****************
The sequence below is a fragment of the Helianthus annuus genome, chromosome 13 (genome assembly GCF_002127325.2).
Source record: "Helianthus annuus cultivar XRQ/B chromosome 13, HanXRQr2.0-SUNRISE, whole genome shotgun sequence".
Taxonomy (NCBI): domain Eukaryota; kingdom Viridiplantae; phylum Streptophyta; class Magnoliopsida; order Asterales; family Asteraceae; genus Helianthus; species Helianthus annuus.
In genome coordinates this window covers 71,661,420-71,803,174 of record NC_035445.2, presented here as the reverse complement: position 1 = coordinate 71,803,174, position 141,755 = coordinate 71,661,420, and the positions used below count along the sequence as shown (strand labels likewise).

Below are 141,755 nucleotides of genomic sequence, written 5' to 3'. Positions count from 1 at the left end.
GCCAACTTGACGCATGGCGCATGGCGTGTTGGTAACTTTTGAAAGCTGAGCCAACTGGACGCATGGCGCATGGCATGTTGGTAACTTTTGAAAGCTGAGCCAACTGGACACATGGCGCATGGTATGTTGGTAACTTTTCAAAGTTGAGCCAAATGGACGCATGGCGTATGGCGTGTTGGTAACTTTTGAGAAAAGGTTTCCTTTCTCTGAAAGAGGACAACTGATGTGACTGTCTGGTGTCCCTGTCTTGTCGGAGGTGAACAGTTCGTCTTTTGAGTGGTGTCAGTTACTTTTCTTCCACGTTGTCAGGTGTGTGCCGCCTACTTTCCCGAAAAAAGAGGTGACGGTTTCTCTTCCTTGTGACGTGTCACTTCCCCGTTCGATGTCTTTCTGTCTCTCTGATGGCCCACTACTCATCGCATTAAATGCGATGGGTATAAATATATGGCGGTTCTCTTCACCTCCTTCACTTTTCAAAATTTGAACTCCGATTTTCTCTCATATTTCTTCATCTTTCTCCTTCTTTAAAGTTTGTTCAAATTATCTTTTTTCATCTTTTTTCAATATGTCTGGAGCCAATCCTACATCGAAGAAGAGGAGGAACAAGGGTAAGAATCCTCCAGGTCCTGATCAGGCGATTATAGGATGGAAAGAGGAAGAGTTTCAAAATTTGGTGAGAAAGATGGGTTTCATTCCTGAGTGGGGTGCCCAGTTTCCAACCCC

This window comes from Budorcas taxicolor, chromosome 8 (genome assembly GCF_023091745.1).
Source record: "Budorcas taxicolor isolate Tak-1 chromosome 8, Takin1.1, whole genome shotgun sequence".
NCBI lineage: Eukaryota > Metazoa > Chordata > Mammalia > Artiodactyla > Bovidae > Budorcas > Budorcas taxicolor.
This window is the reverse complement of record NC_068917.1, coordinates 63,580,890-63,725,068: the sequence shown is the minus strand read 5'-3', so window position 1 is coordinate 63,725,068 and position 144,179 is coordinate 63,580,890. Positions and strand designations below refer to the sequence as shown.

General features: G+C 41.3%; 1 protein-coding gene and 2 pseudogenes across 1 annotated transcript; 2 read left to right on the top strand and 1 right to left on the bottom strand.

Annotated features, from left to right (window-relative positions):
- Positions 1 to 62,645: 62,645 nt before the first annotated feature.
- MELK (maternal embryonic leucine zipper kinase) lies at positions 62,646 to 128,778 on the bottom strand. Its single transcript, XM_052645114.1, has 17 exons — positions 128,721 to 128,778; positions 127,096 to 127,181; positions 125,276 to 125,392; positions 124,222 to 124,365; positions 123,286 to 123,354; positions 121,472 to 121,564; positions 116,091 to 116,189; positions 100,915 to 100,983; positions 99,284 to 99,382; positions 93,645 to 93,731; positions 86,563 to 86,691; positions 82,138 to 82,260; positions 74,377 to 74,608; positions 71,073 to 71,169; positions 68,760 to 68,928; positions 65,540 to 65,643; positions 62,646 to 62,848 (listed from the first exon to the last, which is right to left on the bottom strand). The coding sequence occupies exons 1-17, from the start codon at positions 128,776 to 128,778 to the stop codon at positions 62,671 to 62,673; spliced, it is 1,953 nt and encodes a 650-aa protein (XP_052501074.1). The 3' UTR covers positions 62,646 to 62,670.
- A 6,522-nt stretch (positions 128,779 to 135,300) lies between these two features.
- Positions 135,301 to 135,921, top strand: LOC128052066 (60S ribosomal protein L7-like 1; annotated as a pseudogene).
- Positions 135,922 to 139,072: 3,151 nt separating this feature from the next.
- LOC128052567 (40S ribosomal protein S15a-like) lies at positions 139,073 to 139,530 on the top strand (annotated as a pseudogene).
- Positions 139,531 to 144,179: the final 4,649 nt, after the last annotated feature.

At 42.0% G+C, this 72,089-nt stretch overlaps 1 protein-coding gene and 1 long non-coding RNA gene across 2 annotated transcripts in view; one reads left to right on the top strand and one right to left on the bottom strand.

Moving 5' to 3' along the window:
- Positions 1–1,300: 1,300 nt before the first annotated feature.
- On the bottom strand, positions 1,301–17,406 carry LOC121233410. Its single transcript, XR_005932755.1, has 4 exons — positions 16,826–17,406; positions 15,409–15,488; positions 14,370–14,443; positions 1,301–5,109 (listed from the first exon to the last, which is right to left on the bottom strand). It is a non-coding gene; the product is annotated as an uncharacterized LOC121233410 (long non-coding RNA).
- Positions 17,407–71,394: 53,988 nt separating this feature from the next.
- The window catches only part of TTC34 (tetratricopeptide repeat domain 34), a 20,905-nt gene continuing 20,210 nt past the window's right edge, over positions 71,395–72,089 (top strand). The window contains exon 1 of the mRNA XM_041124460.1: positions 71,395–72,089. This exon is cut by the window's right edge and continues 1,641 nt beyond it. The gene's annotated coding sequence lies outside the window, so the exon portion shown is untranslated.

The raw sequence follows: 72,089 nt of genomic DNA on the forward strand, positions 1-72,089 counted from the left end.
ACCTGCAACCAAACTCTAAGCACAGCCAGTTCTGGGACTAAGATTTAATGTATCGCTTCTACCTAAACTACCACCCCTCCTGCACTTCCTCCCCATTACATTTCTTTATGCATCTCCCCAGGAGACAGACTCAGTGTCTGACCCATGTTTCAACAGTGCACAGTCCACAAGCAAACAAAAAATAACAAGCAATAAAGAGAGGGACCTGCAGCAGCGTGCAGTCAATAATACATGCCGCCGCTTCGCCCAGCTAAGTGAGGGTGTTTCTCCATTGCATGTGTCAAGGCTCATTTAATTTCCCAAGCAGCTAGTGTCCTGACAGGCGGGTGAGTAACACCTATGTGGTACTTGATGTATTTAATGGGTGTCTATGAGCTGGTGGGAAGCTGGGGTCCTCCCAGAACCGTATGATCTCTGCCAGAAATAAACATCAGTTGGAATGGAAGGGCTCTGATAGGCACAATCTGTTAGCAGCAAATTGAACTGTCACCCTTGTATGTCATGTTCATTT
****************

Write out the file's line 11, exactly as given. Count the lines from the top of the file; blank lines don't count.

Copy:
General features: G+C 41.3%; 1 protein-coding gene and 2 pseudogenes across 1 annotated transcript; 2 read left to right on the top strand and 1 right to left on the bottom strand.